Obviously, the missing quote of women like Dorothy Parker, Emily Dickinson or Jane Austen is not casual. When she talks about women's emancipation, Tori shifts on a very serious mood: it's just this continuous care, this attention to the women condition problems, that have made of her the natural successor of artists such as Joni Mitchell and Patti Smith, who, in different times and ways, proposed and imposed new models of female musicians. "I think there's a great bond with Joni Mitchell, Patti Smith and Carole King. I'm not talking about the music, but simply of a continuity on the emotional point of view. If you look at the past, you realize that the great history roles have been always hold by men: from Euripides to Michelangelo, from Bach to Mozart, from Galileo to Baudelaire, it's been men who've had always the control, and the opportunity to make something, to achieve a big goal"

Emancipation and the role of the woman are main subjects of Tori Amos' music. Me and a Gun, a song from Little Earthquakes , was the bitter and sharp chronicle of a sexual violence she herself underwent when she was a teenager: since then, the urge to strip bare her condition, to cry to the world the unfairness of a system still anchored to patriarchal modalities and means, has had a definitely important role in her song's poetic.

But now, women emancipation, where is it, and where is it going? "We're by kind of a crossroad. Women have learned to talk with men, they've understood the mechanisms of life and relations, and the patriarchal system. Now we're able to dodge the obstacles, we're able to move easily through the hierarchy, but we've not acquired a real independence yet. The old system is in a state of crisis, but there is no basis for a new model. But it is important to have relationships with dynamic men. They alone can give us the chance to meet Lucifer"

Here it comes again, the friend devil. Kilsane, in the South Ireland, is a place that resumes perfectly the features of an island which doesn't seem to the raving European universe: wide spaces, primitive silences, continuously recalling an ancient, but never really buried, culture like the Celtic one. The people here watch with indifference the soft rain that fondles the rooftops, but for a stranger the suggestive elements really pile one on the other: the sense of time vanishes, threatening and dark the shade of demons and faeries appears. Maybe Tori has actually seen him, her Lucifer, if nothing because her last new album is characterized by a sharpness of form quite unusual.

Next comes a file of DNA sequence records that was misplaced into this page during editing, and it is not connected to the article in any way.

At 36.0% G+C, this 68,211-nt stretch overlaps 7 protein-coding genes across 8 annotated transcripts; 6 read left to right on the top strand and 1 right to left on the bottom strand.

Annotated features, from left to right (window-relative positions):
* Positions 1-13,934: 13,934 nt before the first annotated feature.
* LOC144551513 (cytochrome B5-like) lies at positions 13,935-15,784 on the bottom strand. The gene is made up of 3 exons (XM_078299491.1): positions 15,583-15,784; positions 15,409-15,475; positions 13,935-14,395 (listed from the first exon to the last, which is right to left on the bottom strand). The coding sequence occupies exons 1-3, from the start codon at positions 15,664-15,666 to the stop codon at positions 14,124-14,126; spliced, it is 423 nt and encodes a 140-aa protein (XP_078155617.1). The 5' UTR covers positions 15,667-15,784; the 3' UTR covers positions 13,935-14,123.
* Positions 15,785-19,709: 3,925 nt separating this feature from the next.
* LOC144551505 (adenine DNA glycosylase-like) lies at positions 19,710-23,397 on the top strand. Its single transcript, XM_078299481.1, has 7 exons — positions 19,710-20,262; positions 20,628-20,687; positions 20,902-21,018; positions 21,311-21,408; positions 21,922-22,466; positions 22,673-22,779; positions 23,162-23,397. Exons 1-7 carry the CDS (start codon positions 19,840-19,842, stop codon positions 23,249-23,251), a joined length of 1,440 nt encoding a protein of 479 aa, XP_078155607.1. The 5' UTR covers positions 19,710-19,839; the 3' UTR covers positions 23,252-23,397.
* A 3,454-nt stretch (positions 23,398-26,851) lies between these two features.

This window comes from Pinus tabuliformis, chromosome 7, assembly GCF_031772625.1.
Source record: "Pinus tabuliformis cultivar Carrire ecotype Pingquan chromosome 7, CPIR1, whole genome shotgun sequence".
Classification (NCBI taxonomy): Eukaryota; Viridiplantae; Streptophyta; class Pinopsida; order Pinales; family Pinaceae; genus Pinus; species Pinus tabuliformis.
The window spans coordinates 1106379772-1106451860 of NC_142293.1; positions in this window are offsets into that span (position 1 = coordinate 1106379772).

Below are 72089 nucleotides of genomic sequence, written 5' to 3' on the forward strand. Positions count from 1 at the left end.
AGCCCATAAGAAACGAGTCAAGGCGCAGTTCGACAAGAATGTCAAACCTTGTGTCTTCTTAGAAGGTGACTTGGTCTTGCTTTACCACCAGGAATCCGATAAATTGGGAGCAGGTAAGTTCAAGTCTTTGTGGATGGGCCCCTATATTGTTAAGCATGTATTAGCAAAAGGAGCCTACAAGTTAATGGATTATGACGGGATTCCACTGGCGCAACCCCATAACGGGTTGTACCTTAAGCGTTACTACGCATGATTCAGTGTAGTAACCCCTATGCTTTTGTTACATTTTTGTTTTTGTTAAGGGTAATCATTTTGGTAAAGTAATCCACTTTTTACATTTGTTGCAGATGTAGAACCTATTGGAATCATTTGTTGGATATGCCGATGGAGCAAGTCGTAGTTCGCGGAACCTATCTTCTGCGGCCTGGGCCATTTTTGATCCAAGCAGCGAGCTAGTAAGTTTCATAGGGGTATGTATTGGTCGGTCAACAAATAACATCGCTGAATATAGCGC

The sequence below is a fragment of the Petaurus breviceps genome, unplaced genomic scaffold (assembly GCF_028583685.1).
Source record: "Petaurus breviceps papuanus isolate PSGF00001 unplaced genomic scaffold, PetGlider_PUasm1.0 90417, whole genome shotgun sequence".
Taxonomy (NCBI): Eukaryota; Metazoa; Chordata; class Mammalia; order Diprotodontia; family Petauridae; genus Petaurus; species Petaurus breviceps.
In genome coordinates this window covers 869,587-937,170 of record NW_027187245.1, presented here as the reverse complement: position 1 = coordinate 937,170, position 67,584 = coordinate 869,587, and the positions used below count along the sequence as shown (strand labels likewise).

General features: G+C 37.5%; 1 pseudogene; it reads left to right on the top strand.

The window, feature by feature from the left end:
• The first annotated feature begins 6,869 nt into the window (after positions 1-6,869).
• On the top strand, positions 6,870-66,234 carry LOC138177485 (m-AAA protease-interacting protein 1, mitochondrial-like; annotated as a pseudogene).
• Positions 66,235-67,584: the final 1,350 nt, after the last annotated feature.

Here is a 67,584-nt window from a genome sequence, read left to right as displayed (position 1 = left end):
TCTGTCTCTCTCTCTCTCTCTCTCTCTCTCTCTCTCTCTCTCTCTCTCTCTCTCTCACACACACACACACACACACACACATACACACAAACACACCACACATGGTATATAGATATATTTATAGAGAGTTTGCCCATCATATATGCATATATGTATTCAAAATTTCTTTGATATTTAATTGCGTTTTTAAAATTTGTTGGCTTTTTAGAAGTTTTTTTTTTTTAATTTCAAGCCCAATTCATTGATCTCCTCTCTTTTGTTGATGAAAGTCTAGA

"I've spent a lot of time studying music. I don't feel to be a rock artist, at least not in a strict sense, but I've always admired Led Zeppelin or Patti Smith, I've sung with Trent Reznor of Nine Inch Nails and I made a cover of Smells Like Teen Spirit by Nirvana. I don't believe music can be sliced in categories. If you listen to Mozart, you realize that his greatness settled just in the way he pushed the melody to its extreme boundaries. Everyone refers to models of the past, but simply because we have two thousands years of music history on our shoulders and we cannot merely ignore them. Formulae are what change, but the spirit is left unchanged, the will to go off the limits"

So, between a quote and the other, Tori plays with her harpsicord (the Kind instrument, symbol of men's power), tinkling Bach and Mozart, and slightly mocking Kate Bush. "The comparisons between me and her doesn't trouble me at all. She's a great artist, and this is just a game. Maybe, one day someone will say that that new singer looks and sounds like me."

Certainly the future doesn't scare Tori, who's used to consider Mozart an ante-litteram punk, and Kurt Kobain like a King Arthur in desperate research of the Saint Graal. No fear of profanation. Lucifer is already at the pub, excitedly waiting. Tea is served.


t o r i p h o r i a
the World of Tori Amos